A loose-fitting attachment like this would have allowed a lot of jiggle and shake, were it not for the secret ingredient - PVC pipe foam insulation. A short length of this insulation of the right size to both fit snuggly over the vertical PVC pipe, and snuggly inside the PVC cap and reducing coupling acts as a bushing. It makes for a snug fit when the pulley assembly slides on over the vertical pipe. The foam is slippery enough against the PVC that the assembly turns easily with the rope, yet it will not spin around loosely by itself. It stays pointed where I set it unless I turn it myself. Like the PVC, the foam insulation is waterproof, won't corrode, and needs no lubrication.

     The cut-away view diagram at left (click for a larger view) shows how the foam insulation works on the inside. The foam has to be cut to size and inserted before the PVC cap and the reducing coupling fittings are cemented together with PVC cement. This diagram also shows how everything is assembled. The upper 3/16 disc is screwed onto the upper PVC/foam head section. The other three wooden discs are assembled along with the thin plastic disc (I'll discuss this item shortly) and held together with screws. Then the upper disc/head section is screwed to the lower assembly of discs. This allows disassembly at any time, and makes replacing/re-threading the ropes (if ever necessary) quite a bit easier.

     Pay attention to how the holes and slots are done for threading the pulley rope. This is a single piece of rope of the right length to reach from the bow to the cockpit pulley and back again. You could attach the rope to these pulleys some other way, but using my method will insure you don't have any screws or staples or knots, or anything else inside the pulley to bind the ropes as they wind and unwind. They will not pull off either with my method, and they are easily replaceable.

     I used a separate pulley for each end of the rope so they could not get crossed up or wrapped over each other and cause binding. The thin plastic separator disc between the upper and lower pulleys can be cut with scissors from the side of a 1/2 gallon milk carton, or perhaps an old "Cool Whip" package lid, or any empty plastic food packaging lid of sufficient diameter. Being tough and flexible is all that's required, but be sure the edge is trimmed smoothly. This applies to sanding the plywood disc edges smooth as well. You don't want the rope fibers to get snagged on a rough edge. And be sure you wind the rope around the upper and lower pulleys in opposite directions, otherwise it will not work. I used three wraps on each pulley, which allows me to turn the camera in multiple 360 rotations in one direction before having the go back the other way.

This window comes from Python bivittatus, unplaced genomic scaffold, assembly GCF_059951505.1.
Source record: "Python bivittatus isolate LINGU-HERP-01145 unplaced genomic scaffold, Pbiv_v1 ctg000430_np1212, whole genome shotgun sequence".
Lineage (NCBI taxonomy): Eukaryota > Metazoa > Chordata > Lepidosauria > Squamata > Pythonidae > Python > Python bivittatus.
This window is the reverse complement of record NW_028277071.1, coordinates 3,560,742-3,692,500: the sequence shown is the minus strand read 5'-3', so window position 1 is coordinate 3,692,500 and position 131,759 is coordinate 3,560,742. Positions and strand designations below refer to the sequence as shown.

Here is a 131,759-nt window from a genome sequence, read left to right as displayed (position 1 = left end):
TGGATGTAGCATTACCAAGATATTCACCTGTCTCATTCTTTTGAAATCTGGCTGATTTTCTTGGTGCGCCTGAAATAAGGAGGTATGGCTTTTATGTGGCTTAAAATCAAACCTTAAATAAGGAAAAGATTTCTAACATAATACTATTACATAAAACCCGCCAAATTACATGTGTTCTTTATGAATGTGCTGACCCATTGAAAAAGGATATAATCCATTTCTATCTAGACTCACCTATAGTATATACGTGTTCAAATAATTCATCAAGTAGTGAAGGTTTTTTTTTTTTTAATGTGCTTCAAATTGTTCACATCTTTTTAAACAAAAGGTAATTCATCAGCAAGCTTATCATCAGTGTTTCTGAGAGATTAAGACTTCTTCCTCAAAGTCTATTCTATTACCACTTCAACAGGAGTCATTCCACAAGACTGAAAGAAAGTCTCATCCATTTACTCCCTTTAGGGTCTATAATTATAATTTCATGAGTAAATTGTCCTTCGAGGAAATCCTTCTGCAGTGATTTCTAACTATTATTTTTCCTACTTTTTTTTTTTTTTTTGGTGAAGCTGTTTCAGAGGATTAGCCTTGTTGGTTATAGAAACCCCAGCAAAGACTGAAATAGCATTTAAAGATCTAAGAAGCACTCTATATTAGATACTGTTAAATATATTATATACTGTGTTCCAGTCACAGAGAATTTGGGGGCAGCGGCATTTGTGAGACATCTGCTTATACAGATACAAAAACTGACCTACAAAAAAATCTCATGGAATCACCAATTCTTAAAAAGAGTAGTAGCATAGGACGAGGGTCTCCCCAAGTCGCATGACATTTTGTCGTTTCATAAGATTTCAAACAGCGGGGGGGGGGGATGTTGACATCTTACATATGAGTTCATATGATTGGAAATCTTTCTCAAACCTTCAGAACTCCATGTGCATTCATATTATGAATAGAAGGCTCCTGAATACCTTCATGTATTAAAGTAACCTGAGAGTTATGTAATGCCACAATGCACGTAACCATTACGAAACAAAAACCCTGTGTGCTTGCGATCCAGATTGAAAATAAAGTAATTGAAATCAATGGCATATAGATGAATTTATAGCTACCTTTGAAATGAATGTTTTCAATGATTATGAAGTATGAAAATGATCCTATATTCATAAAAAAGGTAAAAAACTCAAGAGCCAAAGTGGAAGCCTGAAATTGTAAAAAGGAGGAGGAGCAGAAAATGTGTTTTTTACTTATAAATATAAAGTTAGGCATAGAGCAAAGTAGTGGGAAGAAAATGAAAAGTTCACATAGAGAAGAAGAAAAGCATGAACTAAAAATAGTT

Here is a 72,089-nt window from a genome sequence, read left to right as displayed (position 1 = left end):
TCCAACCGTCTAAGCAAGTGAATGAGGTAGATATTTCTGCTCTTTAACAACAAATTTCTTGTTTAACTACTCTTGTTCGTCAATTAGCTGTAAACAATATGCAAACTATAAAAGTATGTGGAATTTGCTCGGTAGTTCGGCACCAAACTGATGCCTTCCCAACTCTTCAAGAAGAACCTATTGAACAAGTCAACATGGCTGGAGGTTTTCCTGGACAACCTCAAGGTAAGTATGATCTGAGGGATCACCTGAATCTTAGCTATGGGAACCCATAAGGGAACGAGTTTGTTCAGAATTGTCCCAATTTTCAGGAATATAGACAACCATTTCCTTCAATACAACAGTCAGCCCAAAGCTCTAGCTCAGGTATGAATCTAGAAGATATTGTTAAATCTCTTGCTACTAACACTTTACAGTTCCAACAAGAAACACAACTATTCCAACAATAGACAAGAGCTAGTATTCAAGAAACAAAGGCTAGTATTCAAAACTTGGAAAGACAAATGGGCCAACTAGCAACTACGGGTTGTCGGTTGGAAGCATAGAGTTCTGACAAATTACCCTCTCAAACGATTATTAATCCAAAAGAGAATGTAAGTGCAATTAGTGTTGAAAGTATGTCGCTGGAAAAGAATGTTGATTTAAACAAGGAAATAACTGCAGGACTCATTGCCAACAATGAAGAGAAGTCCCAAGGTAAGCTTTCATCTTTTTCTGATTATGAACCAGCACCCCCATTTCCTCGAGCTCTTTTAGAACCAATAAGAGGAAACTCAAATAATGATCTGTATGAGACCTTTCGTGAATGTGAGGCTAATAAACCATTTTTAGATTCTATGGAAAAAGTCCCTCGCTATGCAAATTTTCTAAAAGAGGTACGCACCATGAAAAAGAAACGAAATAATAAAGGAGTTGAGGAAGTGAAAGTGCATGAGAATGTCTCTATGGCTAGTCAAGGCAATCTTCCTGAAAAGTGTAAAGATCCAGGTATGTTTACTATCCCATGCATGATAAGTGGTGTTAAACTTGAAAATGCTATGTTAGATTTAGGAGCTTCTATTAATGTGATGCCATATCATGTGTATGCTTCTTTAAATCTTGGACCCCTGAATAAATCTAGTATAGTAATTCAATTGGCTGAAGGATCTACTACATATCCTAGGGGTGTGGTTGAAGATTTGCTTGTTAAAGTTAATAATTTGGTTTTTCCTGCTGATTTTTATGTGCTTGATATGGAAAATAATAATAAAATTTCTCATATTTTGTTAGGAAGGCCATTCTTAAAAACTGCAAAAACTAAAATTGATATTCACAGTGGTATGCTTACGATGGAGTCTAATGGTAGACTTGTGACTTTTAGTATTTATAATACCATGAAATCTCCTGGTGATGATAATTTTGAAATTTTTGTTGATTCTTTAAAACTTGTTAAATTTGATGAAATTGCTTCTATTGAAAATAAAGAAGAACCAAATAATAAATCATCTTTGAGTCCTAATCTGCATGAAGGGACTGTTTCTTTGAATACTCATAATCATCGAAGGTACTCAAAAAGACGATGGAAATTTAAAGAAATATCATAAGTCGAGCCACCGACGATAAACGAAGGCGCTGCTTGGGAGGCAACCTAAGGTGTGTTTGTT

The cockpit end of the rope loops through a small pulley (see the left photo), sort of like a pulley style clothesline. The small pulley attaches next to the cockpit by hooking a small bungee cord over my anchor cleat. The bungee cord keeps just enough tension on the rope to take up any slack. You don't want slack, because it might allow the rope to come off the pulleys at the bow. I also added some rope guides/clips on the two wooden bars of the mounting bracket. These were simply bent from pieces of coat hanger wire and screwed into place. One uses a piece of 1/2 CPVC pipe to assist in guiding the rope. These guides also help to insure the rope does not slip off the pulleys. Your installation may not need these, but the type of rope I used tends to hold the bends from its original packaging. Between the guides and the bungee tension, I felt this issue was well resolved.

     The last step was to paint the wooden parts with some black paint to keep out moisture, since using this on a kayak would surely result in it getting wet - don't want that plywood to swell and buckle. When that dried and all was assembled, I taped up things (like the GoPro plastic mount) that did not need painting and I gave it a once-over with some camo spray paint so it would blend in with the kayak color. That's it..... actually an easy project to do. The whole thing installs or uninstalls in a couple of minutes. The hardest part was figuring out the secret of the foam to make for a smooth, easy, but mechanically stable and snug fit for good rotation.

You might also check out my article on a homemade chest mount for your GoPro video cam, shown at right.